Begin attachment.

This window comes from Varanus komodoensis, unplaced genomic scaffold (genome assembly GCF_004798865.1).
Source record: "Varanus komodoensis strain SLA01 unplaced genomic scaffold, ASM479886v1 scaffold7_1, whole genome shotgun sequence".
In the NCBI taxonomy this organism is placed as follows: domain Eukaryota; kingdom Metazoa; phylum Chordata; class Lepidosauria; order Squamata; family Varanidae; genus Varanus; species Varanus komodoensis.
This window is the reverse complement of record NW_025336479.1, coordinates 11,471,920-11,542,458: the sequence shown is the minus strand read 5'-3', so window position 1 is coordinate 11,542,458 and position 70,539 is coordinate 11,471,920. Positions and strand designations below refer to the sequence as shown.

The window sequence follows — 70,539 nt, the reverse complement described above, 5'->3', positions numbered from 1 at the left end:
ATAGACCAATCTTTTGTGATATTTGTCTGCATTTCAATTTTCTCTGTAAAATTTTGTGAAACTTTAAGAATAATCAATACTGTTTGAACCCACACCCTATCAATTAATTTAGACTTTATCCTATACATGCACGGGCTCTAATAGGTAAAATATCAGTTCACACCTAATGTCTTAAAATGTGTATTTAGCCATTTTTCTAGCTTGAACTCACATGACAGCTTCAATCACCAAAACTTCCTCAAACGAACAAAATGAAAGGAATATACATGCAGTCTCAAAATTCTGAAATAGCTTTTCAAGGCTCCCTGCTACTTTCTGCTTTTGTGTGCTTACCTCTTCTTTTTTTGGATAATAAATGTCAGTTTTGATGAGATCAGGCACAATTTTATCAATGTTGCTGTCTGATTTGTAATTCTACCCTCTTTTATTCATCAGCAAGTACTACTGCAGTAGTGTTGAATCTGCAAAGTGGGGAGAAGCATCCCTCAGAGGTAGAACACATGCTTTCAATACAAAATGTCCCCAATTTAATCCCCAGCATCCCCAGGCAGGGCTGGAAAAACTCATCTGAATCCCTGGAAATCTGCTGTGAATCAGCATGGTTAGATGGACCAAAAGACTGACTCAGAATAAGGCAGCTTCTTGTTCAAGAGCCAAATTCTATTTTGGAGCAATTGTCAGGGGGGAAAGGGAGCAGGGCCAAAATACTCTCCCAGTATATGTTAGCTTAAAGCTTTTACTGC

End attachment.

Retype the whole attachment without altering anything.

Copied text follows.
This window comes from Varanus komodoensis, unplaced genomic scaffold (genome assembly GCF_004798865.1).
Source record: "Varanus komodoensis strain SLA01 unplaced genomic scaffold, ASM479886v1 scaffold7_1, whole genome shotgun sequence".
In the NCBI taxonomy this organism is placed as follows: domain Eukaryota; kingdom Metazoa; phylum Chordata; class Lepidosauria; order Squamata; family Varanidae; genus Varanus; species Varanus komodoensis.
This window is the reverse complement of record NW_025336479.1, coordinates 11,471,920-11,542,458: the sequence shown is the minus strand read 5'-3', so window position 1 is coordinate 11,542,458 and position 70,539 is coordinate 11,471,920. Positions and strand designations below refer to the sequence as shown.

The window sequence follows — 70,539 nt, the reverse complement described above, 5'->3', positions numbered from 1 at the left end:
ATAGACCAATCTTTTGTGATATTTGTCTGCATTTCAATTTTCTCTGTAAAATTTTGTGAAACTTTAAGAATAATCAATACTGTTTGAACCCACACCCTATCAATTAATTTAGACTTTATCCTATACATGCACGGGCTCTAATAGGTAAAATATCAGTTCACACCTAATGTCTTAAAATGTGTATTTAGCCATTTTTCTAGCTTGAACTCACATGACAGCTTCAATCACCAAAACTTCCTCAAACGAACAAAATGAAAGGAATATACATGCAGTCTCAAAATTCTGAAATAGCTTTTCAAGGCTCCCTGCTACTTTCTGCTTTTGTGTGCTTACCTCTTCTTTTTTTGGATAATAAATGTCAGTTTTGATGAGATCAGGCACAATTTTATCAATGTTGCTGTCTGATTTGTAATTCTACCCTCTTTTATTCATCAGCAAGTACTACTGCAGTAGTGTTGAATCTGCAAAGTGGGGAGAAGCATCCCTCAGAGGTAGAACACATGCTTTCAATACAAAATGTCCCCAATTTAATCCCCAGCATCCCCAGGCAGGGCTGGAAAAACTCATCTGAATCCCTGGAAATCTGCTGTGAATCAGCATGGTTAGATGGACCAAAAGACTGACTCAGAATAAGGCAGCTTCTTGTTCAAGAGCCAAATTCTATTTTGGAGCAATTGTCAGGGGGGAAAGGGAGCAGGGCCAAAATACTCTCCCAGTATATGTTAGCTTAAAGCTTTTACTGC